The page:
Medicare and Medicaid

In Washington, Virginia’s two senators are joining forces along with half a dozen other senators to help encourage states to expand Medicaid coverage under the Affordable Care Act.  The law is aimed at extending a deadline that’s already passed. 

 

Drawing up the state budget happens every two years, and the process is plugging along now at the capitol. The Governor has made his suggestions, and this weekend Virginia’s House and Senate issued theirs.  Now it’s on to wrangling out the details.

With three weeks left to finalize the specifics -- lawmakers, lobbyists, and the Governor will be scrutinizing all three proposals to figure out how best to use taxpayer dollars over the next two years. We take a look at what still needs to be pinned down.

• Who Gets A Raise, When

Governor Again Pushes for Medicaid Expansion

Dec 18, 2015

Virginia is one of 20 states that have opted to not expand Medicaid using money the federal government is providing through the Affordable Care Act. It’s been the source of deep discord between Virginia’s Democratic Governor and its Republican legislature, for a couple of years.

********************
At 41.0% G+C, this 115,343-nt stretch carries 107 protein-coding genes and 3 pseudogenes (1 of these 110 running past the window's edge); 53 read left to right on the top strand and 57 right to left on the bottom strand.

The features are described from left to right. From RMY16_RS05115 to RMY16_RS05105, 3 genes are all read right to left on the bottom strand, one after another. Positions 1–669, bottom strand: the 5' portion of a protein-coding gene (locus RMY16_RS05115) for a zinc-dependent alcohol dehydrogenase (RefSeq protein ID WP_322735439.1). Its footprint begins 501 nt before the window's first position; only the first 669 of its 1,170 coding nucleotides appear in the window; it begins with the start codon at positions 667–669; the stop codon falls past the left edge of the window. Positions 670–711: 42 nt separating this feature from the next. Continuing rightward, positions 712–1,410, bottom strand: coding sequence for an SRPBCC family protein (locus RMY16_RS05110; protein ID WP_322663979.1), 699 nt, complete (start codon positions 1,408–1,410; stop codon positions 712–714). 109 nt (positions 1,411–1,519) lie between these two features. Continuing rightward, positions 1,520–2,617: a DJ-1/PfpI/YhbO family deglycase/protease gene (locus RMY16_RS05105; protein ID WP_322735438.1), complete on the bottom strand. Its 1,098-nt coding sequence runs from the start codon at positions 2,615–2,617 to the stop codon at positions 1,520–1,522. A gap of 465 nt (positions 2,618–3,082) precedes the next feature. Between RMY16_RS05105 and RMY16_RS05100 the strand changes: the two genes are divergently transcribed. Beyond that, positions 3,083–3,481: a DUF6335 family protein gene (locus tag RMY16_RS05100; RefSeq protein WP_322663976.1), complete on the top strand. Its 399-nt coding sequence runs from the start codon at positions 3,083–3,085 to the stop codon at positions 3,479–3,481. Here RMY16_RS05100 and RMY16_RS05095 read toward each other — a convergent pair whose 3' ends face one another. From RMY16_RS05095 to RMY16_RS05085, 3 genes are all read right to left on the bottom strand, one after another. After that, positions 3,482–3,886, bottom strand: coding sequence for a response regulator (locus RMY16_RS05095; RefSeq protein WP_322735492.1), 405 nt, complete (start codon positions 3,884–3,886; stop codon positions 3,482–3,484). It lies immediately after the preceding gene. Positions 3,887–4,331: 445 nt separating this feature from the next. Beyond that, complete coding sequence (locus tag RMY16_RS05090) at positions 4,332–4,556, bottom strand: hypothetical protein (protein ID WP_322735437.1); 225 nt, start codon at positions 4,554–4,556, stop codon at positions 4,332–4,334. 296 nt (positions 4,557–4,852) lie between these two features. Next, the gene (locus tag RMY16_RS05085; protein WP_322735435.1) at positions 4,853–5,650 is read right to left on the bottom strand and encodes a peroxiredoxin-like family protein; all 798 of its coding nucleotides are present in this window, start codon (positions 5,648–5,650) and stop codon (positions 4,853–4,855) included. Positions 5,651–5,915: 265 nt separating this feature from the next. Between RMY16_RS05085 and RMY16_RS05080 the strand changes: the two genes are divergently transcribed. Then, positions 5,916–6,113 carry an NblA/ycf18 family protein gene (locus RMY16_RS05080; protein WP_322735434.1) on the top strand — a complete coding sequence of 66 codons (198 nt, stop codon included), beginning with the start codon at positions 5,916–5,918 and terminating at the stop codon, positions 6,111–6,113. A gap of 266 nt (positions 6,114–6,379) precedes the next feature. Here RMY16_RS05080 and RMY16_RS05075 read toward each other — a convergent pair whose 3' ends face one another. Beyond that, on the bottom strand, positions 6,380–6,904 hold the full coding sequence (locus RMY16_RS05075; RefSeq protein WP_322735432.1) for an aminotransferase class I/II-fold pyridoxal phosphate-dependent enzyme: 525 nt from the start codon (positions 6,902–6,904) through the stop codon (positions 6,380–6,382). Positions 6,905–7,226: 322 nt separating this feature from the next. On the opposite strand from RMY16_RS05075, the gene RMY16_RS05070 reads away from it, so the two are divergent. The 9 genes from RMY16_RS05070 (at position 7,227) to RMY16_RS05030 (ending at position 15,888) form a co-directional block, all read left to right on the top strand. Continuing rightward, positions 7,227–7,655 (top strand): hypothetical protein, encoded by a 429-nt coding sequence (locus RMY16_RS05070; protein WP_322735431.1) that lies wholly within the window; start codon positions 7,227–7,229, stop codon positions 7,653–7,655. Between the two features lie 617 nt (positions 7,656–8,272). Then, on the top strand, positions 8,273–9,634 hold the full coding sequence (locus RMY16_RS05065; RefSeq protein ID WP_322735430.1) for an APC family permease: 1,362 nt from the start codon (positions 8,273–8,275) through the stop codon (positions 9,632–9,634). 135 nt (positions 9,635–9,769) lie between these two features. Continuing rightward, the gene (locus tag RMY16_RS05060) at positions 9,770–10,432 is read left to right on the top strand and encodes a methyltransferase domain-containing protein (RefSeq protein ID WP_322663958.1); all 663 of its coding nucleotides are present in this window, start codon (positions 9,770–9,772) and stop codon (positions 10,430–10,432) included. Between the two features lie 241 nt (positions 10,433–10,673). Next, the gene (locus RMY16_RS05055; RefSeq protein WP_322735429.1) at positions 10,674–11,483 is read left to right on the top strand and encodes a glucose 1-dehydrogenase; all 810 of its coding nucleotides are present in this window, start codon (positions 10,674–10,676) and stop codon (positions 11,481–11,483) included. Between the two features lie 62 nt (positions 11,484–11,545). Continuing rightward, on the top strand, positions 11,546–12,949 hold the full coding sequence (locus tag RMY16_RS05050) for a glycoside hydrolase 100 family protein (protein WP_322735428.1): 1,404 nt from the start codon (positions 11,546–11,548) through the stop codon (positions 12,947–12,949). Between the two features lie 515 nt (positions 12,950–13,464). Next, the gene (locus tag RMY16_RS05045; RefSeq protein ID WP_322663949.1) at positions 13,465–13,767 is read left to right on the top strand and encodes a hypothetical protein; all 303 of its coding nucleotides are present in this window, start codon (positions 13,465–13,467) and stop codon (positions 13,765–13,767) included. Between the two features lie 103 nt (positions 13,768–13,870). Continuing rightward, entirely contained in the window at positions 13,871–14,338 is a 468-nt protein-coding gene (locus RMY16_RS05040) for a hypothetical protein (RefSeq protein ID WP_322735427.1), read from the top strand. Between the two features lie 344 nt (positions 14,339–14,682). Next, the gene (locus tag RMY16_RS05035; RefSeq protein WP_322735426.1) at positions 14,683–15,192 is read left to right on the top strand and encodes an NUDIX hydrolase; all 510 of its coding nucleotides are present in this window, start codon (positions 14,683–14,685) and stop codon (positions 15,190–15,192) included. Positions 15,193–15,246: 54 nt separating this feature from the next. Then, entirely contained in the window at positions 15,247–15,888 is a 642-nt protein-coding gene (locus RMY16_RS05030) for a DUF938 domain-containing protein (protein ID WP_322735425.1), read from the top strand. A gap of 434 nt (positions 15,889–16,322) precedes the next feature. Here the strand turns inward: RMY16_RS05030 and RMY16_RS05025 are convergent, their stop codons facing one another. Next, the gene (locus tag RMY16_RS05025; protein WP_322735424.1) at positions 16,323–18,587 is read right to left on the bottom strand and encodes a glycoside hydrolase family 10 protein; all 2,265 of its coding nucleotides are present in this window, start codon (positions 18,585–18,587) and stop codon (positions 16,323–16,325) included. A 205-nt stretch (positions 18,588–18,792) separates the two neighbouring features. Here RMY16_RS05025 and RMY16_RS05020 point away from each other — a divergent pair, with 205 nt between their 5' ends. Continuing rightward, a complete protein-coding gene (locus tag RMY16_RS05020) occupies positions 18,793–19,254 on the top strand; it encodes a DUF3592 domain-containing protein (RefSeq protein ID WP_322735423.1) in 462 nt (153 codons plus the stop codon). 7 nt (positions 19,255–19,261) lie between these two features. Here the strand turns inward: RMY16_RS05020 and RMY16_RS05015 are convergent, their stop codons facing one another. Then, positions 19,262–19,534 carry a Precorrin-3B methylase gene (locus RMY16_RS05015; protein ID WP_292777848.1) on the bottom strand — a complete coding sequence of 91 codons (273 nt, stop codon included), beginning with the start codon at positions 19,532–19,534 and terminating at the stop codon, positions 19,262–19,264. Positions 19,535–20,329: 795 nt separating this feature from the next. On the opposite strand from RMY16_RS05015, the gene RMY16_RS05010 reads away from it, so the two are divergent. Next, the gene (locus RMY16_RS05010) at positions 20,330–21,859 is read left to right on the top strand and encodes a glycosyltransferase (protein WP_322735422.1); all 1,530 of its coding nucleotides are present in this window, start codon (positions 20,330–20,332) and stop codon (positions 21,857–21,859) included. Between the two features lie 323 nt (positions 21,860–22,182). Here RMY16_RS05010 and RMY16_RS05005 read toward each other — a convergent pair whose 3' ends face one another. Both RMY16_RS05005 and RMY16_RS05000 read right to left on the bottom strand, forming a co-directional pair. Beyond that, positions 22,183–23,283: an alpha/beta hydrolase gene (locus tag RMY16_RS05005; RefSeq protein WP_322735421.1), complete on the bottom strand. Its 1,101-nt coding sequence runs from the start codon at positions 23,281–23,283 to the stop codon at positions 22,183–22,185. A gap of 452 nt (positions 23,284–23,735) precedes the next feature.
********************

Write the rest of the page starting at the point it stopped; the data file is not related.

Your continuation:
But as part of a big budget proposal, Governor McAuliffe threw his hat into the ring for one more Medicaid fight.

Lawmakers in Richmond today heard a report… saying Virginia is likely spending millions in state-funded healthcare for people who don't actually qualify for the benefits.

There’s no specific number for how much Virginia is spending on Medicaid that it shouldn’t… but there is an estimate for one aspect of the program that can give officials a sense.

To be eligible for Medicaid you have to re-apply every year… and there’s a huge backlog of those applications.

Virginia is one of 19 states that have not expanded Medicaid under the Affordable Care Act.  So community clinics here are expanding their mission and changing their image as they strive to fill the gap. 

There’s a misperception that what used to be called Free Health Clinics still serve only adults who can’t afford to pay… that people fortunate enough to have health insurance, should never patronize.  But in fact, the opposite is true.

“Now we see everyone. We see children, adults, the uninsured, homeless and the insured individual.”

Pages